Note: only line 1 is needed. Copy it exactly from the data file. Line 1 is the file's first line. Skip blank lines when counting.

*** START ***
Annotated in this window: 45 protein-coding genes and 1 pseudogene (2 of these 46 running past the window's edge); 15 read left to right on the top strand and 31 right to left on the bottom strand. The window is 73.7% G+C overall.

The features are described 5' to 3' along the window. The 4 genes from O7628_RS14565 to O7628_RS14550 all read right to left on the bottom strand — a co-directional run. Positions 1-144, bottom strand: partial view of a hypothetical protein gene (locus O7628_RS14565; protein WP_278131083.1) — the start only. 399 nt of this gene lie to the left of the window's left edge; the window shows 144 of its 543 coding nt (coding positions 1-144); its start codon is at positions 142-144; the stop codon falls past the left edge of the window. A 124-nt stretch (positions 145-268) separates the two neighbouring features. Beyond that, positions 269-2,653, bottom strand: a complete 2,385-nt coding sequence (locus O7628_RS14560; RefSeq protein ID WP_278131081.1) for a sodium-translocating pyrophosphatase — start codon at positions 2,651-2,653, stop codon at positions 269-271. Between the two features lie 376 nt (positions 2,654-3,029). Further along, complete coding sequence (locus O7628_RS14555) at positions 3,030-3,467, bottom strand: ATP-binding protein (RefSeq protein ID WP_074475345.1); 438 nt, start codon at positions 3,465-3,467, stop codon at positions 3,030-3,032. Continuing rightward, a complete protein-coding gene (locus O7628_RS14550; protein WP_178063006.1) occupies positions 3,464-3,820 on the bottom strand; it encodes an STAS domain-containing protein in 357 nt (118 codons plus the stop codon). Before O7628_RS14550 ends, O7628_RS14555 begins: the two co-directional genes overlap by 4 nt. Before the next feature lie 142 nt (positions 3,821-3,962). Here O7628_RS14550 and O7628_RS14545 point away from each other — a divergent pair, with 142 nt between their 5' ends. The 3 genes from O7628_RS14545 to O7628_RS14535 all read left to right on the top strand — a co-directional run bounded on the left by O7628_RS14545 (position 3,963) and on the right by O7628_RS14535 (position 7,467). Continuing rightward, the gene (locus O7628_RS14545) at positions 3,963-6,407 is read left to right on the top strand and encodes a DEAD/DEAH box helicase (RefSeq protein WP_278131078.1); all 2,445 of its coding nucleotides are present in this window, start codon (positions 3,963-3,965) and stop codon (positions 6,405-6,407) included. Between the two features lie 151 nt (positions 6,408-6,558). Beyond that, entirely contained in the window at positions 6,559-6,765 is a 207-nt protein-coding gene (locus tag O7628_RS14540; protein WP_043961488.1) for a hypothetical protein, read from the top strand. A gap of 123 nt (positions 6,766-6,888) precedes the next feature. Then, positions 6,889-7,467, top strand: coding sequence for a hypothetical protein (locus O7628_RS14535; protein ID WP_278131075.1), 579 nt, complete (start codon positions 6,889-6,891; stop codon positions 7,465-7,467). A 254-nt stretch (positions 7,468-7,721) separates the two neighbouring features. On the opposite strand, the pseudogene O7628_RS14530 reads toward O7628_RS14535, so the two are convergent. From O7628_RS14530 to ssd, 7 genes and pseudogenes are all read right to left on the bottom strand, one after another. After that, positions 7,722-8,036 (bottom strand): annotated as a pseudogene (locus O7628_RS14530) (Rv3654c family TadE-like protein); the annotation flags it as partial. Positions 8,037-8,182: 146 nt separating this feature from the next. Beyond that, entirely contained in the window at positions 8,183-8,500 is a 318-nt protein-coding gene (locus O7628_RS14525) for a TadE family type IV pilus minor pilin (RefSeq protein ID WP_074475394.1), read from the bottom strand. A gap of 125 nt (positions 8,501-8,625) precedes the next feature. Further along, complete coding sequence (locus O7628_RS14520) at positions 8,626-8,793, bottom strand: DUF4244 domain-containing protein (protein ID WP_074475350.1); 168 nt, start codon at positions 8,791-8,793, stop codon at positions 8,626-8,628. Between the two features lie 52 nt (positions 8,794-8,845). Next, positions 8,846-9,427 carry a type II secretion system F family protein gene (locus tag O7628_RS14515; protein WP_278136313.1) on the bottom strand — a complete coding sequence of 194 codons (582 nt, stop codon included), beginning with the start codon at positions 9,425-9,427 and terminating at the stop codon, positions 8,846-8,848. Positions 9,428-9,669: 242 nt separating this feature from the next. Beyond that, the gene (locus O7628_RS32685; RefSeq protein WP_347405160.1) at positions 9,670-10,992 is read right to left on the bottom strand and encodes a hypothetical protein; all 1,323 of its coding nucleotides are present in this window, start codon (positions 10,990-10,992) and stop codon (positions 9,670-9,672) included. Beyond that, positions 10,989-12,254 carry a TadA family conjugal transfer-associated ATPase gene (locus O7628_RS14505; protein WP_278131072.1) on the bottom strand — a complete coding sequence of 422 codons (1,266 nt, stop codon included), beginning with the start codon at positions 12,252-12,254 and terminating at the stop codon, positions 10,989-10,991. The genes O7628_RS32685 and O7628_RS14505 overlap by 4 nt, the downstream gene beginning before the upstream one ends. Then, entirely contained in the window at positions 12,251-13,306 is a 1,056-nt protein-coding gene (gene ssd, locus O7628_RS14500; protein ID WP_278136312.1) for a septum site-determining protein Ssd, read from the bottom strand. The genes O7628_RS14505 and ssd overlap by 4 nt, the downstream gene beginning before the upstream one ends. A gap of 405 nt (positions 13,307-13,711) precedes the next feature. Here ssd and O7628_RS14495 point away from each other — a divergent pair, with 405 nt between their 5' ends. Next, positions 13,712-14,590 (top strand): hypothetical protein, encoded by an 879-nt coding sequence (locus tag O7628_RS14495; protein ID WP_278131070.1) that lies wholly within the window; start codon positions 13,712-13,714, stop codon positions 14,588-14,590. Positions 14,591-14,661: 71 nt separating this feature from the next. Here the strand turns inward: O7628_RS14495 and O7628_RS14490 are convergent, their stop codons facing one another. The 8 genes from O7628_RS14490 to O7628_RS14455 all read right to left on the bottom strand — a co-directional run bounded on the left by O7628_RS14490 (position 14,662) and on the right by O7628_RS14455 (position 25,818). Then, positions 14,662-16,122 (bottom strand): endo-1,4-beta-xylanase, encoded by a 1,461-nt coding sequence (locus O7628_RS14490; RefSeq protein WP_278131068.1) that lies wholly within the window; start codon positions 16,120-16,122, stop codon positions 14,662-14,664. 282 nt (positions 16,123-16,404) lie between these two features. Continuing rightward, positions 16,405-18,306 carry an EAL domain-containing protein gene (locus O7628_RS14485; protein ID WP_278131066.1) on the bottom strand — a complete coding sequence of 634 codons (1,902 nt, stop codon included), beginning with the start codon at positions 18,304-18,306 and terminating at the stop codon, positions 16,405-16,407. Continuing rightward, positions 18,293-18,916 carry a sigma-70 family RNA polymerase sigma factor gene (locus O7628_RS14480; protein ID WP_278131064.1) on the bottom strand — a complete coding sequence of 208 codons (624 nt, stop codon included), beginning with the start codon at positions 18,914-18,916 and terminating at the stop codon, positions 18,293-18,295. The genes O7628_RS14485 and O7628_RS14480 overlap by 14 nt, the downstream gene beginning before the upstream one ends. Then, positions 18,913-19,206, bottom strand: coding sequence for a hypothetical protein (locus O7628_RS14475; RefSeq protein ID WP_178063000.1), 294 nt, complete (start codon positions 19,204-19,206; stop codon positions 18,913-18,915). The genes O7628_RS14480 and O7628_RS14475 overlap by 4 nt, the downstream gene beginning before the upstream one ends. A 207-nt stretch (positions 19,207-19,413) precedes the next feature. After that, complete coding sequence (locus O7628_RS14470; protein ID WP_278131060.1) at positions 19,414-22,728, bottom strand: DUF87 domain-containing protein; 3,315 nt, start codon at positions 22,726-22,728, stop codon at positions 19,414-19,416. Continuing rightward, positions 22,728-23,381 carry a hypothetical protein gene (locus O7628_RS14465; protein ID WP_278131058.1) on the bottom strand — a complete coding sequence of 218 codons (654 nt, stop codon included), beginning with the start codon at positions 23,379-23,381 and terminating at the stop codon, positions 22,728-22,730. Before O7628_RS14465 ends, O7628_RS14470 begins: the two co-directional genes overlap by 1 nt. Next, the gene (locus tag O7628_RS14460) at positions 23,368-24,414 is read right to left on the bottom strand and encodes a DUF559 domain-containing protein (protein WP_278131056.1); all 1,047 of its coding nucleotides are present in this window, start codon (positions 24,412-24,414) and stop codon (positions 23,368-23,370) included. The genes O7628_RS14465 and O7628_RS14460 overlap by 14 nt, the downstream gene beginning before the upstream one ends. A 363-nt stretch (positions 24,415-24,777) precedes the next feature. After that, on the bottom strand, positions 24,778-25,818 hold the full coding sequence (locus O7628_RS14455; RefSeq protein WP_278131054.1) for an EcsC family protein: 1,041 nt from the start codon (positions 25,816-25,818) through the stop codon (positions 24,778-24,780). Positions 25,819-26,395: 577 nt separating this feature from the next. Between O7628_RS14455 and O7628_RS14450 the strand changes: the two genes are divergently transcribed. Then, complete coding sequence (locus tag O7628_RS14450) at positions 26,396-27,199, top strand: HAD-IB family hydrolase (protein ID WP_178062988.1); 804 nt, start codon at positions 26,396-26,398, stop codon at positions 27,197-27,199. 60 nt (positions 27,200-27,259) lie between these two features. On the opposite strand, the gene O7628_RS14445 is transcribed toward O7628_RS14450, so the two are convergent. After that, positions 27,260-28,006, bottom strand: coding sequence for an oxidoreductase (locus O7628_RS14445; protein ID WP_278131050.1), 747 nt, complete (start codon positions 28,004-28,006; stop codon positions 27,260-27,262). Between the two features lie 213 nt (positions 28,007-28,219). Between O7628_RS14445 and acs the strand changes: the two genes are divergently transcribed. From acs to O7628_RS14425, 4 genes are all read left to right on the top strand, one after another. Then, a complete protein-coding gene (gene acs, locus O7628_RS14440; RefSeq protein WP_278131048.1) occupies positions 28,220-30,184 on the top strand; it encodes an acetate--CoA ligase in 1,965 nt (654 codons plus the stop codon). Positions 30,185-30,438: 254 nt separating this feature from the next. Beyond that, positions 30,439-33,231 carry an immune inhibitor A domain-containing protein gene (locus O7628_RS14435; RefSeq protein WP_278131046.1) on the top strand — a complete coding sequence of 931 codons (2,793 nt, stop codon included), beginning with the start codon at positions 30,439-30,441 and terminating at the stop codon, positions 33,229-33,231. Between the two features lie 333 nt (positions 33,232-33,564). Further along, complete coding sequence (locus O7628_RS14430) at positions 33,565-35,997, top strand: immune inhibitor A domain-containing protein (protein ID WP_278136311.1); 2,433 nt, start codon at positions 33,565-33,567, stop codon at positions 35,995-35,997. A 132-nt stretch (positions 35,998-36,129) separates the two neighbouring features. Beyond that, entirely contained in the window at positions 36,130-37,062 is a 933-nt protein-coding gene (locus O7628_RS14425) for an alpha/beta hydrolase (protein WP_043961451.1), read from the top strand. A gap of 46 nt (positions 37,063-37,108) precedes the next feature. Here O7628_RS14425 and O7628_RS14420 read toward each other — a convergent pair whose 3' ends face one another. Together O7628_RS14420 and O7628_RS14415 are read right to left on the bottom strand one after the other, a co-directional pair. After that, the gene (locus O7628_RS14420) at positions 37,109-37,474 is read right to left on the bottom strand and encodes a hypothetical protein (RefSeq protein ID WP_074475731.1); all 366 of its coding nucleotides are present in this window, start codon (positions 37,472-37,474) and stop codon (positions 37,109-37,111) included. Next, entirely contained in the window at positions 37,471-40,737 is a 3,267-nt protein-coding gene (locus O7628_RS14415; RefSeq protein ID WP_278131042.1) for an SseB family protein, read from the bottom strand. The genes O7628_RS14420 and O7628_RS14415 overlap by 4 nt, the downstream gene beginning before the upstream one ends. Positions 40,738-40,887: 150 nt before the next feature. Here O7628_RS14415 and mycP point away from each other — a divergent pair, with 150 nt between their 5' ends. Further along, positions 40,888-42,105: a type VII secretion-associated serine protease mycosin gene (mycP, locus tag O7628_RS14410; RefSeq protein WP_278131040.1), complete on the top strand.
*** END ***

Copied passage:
Annotated in this window: 45 protein-coding genes and 1 pseudogene (2 of these 46 running past the window's edge); 15 read left to right on the top strand and 31 right to left on the bottom strand. The window is 73.7% G+C overall.